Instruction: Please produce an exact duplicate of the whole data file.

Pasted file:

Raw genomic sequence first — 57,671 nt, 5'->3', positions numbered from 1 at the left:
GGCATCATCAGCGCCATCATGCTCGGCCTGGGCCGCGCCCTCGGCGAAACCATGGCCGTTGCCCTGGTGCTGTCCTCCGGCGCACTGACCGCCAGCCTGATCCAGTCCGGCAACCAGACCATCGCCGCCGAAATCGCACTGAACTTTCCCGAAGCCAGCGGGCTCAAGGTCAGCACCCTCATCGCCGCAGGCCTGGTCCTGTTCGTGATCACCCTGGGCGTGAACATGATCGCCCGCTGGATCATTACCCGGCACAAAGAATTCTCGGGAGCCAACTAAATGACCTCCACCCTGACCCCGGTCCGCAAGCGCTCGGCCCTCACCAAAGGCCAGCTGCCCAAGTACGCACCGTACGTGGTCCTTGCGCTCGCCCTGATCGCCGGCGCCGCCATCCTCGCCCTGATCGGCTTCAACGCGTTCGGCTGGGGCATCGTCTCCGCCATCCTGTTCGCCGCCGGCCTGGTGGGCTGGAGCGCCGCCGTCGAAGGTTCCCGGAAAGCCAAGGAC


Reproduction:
Raw genomic sequence first — 57,671 nt, 5'->3', positions numbered from 1 at the left:
GGCATCATCAGCGCCATCATGCTCGGCCTGGGCCGCGCCCTCGGCGAAACCATGGCCGTTGCCCTGGTGCTGTCCTCCGGCGCACTGACCGCCAGCCTGATCCAGTCCGGCAACCAGACCATCGCCGCCGAAATCGCACTGAACTTTCCCGAAGCCAGCGGGCTCAAGGTCAGCACCCTCATCGCCGCAGGCCTGGTCCTGTTCGTGATCACCCTGGGCGTGAACATGATCGCCCGCTGGATCATTACCCGGCACAAAGAATTCTCGGGAGCCAACTAAATGACCTCCACCCTGACCCCGGTCCGCAAGCGCTCGGCCCTCACCAAAGGCCAGCTGCCCAAGTACGCACCGTACGTGGTCCTTGCGCTCGCCCTGATCGCCGGCGCCGCCATCCTCGCCCTGATCGGCTTCAACGCGTTCGGCTGGGGCATCGTCTCCGCCATCCTGTTCGCCGCCGGCCTGGTGGGCTGGAGCGCCGCCGTCGAAGGTTCCCGGAAAGCCAAGGAC